Actions Have Consequences, Sometimes 30 Years Later
The opinions reflected in this OpEd are those of the author and do not necessarily reflect the opinions of staff, faculty and students of The King's College.
The chaotic events surrounding the Kavanaugh-Ford trial the last few weeks have sparked a need to discuss the reality that careless decisions can have, especially those made in the teenage years.
Disclaimer: Sexual assault is a heinous act and in no way should allegations be dismissed without thorough investigation.
Two of the three sexual assault charges against Kavanaugh concern events that took place in high school, and one in college. Kavanaugh graduated from Yale in 1987, which means the events, if true, would have taken place over 30 years ago.
30 years ago is a long time. But it is a poignant reminder that the youth of today seem to have forgotten. Actions made in the past, in a brief moment of one’s lapse of judgement, can have consequences that affect the rest of their life.
It seems many youth today place too much emphasis on momentary satisfaction, focused on living in the moment. This can lead to acting upon hormonal urges or responding to peer pressure. Even momentary lapses in judgement can hurt others. It may be beneficial in the long term for young people to learn to sacrifice a moment's pleasure for the sake of upholding a moral standard. Limiting one’s thinking to the short term can cause harm.
“Something better might be attained in the future by giving up something of value in the present,” acclaimed psychologist and professor at The University of Toronto, Jordan Peterson, suggests.
Unfortunately, this is easier said than done. Herein lies the cultural dichotomy. On the one hand, society implies that instant gratification is good because it means living in the moment. This is seen to be just as valid, if not more important, than focusing on the future for fear of “missing out.”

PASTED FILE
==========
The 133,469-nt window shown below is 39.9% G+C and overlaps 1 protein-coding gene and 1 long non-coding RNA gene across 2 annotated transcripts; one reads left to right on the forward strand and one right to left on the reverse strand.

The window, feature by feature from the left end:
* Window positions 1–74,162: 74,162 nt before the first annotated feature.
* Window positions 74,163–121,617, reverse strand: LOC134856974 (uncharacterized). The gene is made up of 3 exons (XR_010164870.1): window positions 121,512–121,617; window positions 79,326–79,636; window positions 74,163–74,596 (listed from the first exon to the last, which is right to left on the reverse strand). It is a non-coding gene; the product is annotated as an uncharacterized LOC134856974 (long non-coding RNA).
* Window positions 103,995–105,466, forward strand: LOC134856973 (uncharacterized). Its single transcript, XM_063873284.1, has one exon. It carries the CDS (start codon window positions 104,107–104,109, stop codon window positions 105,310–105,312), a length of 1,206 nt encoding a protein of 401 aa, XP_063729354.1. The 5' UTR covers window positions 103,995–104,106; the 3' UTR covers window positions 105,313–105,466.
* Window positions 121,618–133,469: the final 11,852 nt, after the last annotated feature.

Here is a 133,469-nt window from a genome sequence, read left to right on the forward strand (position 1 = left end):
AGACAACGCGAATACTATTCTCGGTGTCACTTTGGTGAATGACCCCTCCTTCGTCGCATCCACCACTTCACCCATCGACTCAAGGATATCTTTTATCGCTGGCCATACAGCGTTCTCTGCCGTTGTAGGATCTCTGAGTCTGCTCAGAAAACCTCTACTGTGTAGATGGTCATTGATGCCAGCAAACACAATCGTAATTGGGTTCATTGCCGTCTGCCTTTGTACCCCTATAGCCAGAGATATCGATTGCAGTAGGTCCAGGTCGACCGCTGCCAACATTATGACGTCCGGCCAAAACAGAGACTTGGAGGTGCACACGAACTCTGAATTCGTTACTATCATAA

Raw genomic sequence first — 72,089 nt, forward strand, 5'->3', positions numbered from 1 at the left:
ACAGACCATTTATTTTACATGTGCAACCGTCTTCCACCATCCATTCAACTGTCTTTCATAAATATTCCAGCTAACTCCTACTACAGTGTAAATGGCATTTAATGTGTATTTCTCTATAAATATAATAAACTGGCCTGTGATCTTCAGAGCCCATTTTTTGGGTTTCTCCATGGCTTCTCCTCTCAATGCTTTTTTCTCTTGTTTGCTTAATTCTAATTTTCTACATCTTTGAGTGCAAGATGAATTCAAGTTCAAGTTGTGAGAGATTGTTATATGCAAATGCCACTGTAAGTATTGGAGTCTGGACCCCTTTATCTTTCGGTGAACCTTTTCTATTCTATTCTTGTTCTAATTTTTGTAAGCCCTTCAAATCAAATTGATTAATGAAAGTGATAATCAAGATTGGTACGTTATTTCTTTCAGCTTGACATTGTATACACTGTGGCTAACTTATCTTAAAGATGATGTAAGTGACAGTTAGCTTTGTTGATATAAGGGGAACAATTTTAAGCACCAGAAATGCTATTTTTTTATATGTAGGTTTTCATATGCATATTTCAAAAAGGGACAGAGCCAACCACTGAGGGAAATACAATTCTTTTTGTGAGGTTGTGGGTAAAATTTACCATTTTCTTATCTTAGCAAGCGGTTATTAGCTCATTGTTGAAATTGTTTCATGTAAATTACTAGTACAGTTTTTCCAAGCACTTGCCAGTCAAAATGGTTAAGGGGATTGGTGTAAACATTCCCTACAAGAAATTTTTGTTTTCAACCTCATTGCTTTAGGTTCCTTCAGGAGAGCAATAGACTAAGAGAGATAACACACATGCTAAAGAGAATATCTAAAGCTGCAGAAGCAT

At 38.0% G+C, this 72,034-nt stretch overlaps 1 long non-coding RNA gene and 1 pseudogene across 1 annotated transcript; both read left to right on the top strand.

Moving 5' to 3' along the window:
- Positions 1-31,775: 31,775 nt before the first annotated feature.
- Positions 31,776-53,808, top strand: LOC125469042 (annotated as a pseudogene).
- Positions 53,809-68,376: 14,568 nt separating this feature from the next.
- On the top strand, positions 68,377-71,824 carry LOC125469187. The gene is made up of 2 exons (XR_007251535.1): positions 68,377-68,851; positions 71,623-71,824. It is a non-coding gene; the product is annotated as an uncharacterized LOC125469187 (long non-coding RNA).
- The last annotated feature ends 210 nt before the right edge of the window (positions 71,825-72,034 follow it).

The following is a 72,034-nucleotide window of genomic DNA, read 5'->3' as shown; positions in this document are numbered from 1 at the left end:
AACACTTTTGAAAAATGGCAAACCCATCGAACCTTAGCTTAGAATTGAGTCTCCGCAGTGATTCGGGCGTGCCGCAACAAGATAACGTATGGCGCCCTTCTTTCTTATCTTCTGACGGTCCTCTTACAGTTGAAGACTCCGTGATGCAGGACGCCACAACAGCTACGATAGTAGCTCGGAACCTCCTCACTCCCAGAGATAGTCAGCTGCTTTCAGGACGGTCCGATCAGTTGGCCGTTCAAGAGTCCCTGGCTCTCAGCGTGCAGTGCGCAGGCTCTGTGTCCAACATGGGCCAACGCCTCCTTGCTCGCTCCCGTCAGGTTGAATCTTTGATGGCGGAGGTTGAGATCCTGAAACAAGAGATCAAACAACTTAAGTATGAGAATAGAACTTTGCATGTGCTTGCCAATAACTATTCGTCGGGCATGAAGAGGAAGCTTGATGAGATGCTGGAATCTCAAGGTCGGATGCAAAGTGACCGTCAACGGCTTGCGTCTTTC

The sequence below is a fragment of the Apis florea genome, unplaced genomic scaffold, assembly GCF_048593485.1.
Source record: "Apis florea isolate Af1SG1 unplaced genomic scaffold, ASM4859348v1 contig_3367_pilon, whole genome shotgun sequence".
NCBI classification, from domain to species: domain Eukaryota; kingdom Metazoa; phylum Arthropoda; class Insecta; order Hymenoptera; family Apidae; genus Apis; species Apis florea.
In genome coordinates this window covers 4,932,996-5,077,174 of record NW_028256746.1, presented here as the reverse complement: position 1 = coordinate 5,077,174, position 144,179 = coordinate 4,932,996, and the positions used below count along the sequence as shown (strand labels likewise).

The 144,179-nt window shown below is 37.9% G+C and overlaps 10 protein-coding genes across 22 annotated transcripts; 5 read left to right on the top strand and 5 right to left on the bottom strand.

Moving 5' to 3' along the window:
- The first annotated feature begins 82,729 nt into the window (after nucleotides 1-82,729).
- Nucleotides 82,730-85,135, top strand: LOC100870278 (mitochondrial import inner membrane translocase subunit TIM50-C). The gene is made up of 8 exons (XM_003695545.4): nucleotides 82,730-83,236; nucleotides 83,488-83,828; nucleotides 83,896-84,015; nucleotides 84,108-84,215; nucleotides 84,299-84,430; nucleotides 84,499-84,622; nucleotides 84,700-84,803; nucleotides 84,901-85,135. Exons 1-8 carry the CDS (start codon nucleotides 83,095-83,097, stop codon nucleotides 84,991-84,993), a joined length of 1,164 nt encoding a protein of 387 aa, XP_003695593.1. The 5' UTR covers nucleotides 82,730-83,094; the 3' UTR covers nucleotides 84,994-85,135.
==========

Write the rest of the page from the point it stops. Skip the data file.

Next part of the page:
Yet on the other hand, society condemns those who succumb to these pleasures when it hurts other people. These conflicting societal messages can leave people confused.
Documentaries such as “Liberated: The New Sexual Revolution” show how quickly binge drinking and casual sex can spiral out of control and put people in bad situations. The documentary, which many freshmen at King’s are required to watch for Dr. Anthony Bradley’s course ‘Christianity and Society”, exhibits the quick moral descent that results from social situations such as parties.
Young women push themselves to be sexualized because it is expected of them. Young men feel the pressure to objectify women because society tells them that is what is means to “be a man.”
Both of these messages hold harmful consequences for society at large.
While sexual misconduct is not exclusive to the party scene, it is one of the more prevalent scenarios for sexual harassment. Rarely do young people bother to think of their moral standards or where they want to be in the next 30 years. It is partly this lack of forethought that causes horrible consequences in the present. But, what can be done?
There are policies in place to protect victims and prosecute the guilty. Title IX, the education amendment passed in 1972, was created to protect students from sexual discrimination, sexual harassment and rape. But Title IX can only be effective if incidents are reported in a timely manner. This is just one of the many reasons so many rapes and sexual assaults go unpunished.
According to the National Sexual Violence Resource Center, 63% of sexual assaults are not reported. 90% of sexual assaults on college campuses go unreported. Many victims are not ready to come forward and face their assailant. Sexual assault is an gross violation of privacy and dignity like no other, deeply intimate and personal.
Movements like #MeToo are helping victims realize it is beneficial to them and to society to speak up. If sexual predators can be outed immediately, there is a far lower chance they will be allowed to reach positions of power.
In the end, students need to be wary of their actions. It is important to weigh the moral implications as well as future consequences before indulging in something that seems pleasurable in the moment. Whether or not Kavanaugh is truly guilty, the message still stands--just because something happened a long time ago does not mean it can simply be erased. It is an important but necessary lesson to remember, actions have consequences.